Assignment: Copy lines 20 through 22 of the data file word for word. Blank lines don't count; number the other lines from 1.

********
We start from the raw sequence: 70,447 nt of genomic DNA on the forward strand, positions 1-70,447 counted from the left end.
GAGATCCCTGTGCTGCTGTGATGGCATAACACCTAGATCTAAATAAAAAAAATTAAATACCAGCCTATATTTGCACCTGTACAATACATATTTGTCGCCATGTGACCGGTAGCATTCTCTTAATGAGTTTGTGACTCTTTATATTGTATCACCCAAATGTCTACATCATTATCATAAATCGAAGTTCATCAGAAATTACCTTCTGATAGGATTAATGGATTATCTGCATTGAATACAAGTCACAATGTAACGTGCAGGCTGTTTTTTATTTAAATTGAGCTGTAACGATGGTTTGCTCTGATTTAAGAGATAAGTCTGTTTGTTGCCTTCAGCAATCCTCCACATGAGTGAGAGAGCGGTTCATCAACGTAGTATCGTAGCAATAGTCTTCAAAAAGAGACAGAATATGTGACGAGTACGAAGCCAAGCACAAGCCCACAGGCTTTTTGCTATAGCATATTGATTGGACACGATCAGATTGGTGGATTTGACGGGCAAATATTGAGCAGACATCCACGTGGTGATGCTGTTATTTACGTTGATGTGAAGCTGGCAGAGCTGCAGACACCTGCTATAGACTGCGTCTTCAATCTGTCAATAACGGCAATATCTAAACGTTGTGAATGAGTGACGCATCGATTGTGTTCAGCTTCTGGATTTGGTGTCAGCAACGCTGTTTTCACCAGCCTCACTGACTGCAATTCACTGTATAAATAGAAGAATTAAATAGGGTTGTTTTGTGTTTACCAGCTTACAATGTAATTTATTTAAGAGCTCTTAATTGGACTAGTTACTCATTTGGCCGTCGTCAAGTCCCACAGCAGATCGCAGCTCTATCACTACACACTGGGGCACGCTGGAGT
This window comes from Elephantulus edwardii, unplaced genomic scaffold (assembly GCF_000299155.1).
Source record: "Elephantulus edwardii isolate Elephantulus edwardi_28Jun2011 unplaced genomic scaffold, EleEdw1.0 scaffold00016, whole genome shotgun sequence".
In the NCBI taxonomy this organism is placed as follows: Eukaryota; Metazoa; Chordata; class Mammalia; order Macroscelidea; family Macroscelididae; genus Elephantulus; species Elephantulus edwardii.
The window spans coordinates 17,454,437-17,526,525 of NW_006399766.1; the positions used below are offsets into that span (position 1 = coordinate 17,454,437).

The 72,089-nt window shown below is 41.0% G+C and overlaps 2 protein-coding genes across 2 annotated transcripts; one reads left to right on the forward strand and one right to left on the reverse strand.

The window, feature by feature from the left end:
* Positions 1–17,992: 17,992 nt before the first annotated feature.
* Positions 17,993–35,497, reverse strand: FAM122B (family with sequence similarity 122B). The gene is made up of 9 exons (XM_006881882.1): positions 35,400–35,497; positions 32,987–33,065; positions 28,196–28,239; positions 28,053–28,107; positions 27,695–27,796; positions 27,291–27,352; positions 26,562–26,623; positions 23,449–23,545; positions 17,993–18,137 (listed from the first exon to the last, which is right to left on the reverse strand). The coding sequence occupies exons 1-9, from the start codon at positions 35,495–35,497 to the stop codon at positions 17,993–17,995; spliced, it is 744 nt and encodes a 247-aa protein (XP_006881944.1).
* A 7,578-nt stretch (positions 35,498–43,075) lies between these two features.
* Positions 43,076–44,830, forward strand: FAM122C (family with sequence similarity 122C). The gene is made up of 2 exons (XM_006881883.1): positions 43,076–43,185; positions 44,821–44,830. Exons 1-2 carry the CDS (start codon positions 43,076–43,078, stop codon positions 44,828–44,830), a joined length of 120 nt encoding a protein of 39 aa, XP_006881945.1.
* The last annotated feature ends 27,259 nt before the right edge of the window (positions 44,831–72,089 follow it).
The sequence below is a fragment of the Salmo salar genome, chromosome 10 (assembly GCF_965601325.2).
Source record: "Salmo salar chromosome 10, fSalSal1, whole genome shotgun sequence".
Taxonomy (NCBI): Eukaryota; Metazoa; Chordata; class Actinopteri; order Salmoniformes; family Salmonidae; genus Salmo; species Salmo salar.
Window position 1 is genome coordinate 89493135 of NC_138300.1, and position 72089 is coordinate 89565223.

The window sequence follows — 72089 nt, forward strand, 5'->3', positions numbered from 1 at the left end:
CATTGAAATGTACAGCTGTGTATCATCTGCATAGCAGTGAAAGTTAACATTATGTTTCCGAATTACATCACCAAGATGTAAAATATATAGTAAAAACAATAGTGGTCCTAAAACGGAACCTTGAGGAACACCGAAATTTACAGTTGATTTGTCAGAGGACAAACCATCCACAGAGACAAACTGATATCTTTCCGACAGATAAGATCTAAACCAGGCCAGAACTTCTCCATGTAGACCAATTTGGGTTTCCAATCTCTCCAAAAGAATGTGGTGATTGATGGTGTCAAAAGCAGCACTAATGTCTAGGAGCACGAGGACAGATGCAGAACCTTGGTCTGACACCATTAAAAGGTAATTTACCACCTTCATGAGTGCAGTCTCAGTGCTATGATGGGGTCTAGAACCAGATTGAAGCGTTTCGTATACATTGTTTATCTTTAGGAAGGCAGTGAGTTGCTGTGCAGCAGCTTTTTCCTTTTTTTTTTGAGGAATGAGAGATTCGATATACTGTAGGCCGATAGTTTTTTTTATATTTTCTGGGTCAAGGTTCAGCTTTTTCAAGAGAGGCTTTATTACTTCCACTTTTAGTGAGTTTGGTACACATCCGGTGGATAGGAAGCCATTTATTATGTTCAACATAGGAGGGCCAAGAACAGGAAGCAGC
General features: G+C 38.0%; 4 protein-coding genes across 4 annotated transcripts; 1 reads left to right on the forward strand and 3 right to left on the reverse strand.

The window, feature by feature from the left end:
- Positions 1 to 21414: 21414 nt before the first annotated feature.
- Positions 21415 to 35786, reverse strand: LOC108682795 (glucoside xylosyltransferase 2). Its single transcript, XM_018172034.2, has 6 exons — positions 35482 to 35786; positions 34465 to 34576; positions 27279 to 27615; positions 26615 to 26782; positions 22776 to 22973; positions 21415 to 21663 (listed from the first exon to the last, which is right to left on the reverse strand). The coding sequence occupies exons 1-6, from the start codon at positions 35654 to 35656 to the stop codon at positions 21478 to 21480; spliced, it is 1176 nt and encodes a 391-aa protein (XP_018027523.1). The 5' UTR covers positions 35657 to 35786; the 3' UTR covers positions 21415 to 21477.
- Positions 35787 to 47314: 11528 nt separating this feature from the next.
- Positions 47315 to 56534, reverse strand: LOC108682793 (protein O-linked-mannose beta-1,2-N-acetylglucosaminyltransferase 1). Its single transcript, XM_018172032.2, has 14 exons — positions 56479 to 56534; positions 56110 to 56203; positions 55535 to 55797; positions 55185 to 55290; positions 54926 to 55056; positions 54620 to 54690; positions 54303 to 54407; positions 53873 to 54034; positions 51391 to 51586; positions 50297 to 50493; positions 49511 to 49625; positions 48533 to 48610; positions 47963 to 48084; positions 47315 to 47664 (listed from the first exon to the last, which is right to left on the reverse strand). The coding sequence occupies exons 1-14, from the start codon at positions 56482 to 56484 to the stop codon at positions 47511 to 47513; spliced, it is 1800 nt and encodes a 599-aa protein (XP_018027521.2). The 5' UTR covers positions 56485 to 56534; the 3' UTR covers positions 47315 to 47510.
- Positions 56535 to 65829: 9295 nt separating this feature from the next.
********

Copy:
General features: G+C 38.0%; 4 protein-coding genes across 4 annotated transcripts; 1 reads left to right on the forward strand and 3 right to left on the reverse strand.

The window, feature by feature from the left end:
- Positions 1 to 21414: 21414 nt before the first annotated feature.